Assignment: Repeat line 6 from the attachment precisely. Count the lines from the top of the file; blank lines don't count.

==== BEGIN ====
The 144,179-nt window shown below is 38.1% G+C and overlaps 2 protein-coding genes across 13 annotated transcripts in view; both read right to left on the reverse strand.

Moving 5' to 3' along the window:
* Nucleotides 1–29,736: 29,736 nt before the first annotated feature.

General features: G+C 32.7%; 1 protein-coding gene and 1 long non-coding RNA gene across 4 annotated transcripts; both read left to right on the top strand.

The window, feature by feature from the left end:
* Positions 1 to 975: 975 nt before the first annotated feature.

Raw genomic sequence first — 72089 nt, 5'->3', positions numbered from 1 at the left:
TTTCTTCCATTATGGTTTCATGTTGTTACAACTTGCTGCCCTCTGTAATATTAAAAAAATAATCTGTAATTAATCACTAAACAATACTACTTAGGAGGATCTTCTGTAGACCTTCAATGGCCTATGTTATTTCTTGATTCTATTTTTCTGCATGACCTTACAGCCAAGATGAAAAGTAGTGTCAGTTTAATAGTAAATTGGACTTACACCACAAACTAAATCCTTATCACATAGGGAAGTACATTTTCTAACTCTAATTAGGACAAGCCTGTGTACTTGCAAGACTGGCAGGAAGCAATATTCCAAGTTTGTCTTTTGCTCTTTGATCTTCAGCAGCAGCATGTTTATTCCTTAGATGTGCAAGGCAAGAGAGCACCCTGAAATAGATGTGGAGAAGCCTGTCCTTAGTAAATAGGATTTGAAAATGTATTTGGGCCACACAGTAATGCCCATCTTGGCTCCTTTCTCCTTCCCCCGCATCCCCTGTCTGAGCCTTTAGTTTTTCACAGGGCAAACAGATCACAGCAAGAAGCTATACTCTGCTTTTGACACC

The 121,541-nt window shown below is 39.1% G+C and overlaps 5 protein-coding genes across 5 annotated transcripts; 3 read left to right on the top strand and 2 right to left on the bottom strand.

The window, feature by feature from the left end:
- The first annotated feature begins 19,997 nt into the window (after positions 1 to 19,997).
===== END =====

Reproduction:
* Positions 1 to 975: 975 nt before the first annotated feature.